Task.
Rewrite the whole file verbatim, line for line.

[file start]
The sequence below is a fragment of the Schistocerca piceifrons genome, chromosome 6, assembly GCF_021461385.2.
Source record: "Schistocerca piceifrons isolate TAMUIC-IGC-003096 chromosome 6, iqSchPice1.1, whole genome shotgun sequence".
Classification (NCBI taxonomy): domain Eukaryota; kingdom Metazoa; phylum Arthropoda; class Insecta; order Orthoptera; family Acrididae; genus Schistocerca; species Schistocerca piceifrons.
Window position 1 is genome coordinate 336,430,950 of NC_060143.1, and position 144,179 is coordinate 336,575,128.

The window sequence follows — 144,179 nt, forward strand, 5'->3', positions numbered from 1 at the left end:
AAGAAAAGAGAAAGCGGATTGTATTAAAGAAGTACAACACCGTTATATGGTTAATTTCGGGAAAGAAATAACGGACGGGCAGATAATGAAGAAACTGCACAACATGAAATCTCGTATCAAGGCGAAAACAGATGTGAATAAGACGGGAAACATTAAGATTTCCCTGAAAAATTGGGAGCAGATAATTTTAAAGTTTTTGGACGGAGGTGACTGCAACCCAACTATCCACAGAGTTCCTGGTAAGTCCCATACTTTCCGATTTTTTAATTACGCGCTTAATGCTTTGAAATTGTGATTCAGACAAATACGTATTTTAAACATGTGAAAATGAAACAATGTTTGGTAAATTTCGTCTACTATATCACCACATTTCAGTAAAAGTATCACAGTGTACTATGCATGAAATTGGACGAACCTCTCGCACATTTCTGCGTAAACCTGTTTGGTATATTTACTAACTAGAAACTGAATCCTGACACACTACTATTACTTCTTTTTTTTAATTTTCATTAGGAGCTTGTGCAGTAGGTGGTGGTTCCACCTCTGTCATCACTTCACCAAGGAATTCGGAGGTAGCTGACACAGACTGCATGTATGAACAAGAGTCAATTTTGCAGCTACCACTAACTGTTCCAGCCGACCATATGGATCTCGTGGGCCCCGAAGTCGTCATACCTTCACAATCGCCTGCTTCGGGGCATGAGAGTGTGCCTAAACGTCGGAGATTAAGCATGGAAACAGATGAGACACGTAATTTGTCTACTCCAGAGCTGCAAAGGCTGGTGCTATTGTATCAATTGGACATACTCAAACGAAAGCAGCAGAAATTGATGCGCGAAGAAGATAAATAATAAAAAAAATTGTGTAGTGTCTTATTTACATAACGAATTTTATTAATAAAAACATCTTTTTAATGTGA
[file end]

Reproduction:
The sequence below is a fragment of the Schistocerca piceifrons genome, chromosome 6, assembly GCF_021461385.2.
Source record: "Schistocerca piceifrons isolate TAMUIC-IGC-003096 chromosome 6, iqSchPice1.1, whole genome shotgun sequence".
Classification (NCBI taxonomy): domain Eukaryota; kingdom Metazoa; phylum Arthropoda; class Insecta; order Orthoptera; family Acrididae; genus Schistocerca; species Schistocerca piceifrons.
Window position 1 is genome coordinate 336,430,950 of NC_060143.1, and position 144,179 is coordinate 336,575,128.

The window sequence follows — 144,179 nt, forward strand, 5'->3', positions numbered from 1 at the left end:
AAGAAAAGAGAAAGCGGATTGTATTAAAGAAGTACAACACCGTTATATGGTTAATTTCGGGAAAGAAATAACGGACGGGCAGATAATGAAGAAACTGCACAACATGAAATCTCGTATCAAGGCGAAAACAGATGTGAATAAGACGGGAAACATTAAGATTTCCCTGAAAAATTGGGAGCAGATAATTTTAAAGTTTTTGGACGGAGGTGACTGCAACCCAACTATCCACAGAGTTCCTGGTAAGTCCCATACTTTCCGATTTTTTAATTACGCGCTTAATGCTTTGAAATTGTGATTCAGACAAATACGTATTTTAAACATGTGAAAATGAAACAATGTTTGGTAAATTTCGTCTACTATATCACCACATTTCAGTAAAAGTATCACAGTGTACTATGCATGAAATTGGACGAACCTCTCGCACATTTCTGCGTAAACCTGTTTGGTATATTTACTAACTAGAAACTGAATCCTGACACACTACTATTACTTCTTTTTTTTAATTTTCATTAGGAGCTTGTGCAGTAGGTGGTGGTTCCACCTCTGTCATCACTTCACCAAGGAATTCGGAGGTAGCTGACACAGACTGCATGTATGAACAAGAGTCAATTTTGCAGCTACCACTAACTGTTCCAGCCGACCATATGGATCTCGTGGGCCCCGAAGTCGTCATACCTTCACAATCGCCTGCTTCGGGGCATGAGAGTGTGCCTAAACGTCGGAGATTAAGCATGGAAACAGATGAGACACGTAATTTGTCTACTCCAGAGCTGCAAAGGCTGGTGCTATTGTATCAATTGGACATACTCAAACGAAAGCAGCAGAAATTGATGCGCGAAGAAGATAAATAATAAAAAAAATTGTGTAGTGTCTTATTTACATAACGAATTTTATTAATAAAAACATCTTTTTAATGTGA